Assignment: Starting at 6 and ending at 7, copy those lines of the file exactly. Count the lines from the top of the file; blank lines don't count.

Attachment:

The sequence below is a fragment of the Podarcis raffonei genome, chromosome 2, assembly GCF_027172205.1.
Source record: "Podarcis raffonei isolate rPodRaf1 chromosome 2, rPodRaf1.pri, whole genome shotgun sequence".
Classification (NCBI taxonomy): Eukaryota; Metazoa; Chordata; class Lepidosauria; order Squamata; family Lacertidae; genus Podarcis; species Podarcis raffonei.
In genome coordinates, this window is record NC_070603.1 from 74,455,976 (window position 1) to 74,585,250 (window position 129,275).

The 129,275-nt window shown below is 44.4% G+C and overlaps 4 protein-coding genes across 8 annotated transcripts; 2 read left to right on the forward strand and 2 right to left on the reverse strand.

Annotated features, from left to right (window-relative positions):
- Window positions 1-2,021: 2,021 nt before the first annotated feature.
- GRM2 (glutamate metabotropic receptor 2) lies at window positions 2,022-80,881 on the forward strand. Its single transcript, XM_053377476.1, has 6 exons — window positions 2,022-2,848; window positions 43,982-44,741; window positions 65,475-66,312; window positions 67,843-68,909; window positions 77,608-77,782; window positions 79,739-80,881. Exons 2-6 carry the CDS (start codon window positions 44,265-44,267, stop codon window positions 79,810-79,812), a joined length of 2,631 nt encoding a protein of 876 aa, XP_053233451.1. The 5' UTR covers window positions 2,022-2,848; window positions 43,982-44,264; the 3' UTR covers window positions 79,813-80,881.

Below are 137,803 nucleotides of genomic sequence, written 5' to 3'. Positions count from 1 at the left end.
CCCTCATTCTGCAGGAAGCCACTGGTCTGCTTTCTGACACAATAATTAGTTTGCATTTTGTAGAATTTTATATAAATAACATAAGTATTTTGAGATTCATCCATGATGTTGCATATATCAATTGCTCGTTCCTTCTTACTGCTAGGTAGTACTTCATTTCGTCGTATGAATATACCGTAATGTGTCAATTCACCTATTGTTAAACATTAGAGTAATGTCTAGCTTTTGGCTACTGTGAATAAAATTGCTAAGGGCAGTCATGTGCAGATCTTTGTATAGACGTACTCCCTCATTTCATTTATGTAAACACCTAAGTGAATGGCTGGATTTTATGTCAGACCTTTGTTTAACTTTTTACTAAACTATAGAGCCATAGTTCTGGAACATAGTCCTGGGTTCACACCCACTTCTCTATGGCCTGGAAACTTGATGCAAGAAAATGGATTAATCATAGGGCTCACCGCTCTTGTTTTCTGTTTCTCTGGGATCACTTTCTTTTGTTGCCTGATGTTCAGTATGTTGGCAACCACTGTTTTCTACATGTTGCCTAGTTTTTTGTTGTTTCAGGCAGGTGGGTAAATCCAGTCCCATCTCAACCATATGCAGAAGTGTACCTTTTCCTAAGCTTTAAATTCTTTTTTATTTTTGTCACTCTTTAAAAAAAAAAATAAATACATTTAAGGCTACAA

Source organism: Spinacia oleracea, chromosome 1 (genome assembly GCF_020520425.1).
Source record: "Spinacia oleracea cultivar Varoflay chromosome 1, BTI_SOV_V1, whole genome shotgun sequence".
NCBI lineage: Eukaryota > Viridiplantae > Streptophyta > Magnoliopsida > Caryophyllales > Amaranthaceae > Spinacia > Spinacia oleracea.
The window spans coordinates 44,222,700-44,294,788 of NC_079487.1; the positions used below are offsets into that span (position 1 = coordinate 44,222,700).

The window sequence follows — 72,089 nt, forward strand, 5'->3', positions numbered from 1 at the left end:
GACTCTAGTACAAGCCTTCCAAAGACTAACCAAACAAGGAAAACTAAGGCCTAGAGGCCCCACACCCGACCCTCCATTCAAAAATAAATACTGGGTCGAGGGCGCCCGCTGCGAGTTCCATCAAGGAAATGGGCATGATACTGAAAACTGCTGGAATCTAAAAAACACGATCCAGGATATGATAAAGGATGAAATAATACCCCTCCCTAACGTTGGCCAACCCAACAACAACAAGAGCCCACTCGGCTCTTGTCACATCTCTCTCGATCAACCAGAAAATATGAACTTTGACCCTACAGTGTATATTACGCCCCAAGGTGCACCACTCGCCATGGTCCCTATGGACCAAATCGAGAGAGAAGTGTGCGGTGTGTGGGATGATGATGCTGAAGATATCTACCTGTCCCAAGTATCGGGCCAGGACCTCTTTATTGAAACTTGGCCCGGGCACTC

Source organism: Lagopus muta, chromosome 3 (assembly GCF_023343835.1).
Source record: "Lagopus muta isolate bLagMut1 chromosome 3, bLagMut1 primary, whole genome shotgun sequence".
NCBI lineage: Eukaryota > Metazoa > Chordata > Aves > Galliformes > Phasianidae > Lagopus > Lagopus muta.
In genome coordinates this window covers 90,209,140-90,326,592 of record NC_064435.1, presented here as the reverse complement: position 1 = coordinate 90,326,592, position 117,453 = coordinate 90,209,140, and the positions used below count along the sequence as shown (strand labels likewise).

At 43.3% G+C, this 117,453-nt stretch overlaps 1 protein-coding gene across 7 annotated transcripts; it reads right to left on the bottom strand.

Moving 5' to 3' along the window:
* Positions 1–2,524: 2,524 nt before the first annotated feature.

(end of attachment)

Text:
Annotated features, from left to right (window-relative positions):
- Window positions 1-2,021: 2,021 nt before the first annotated feature.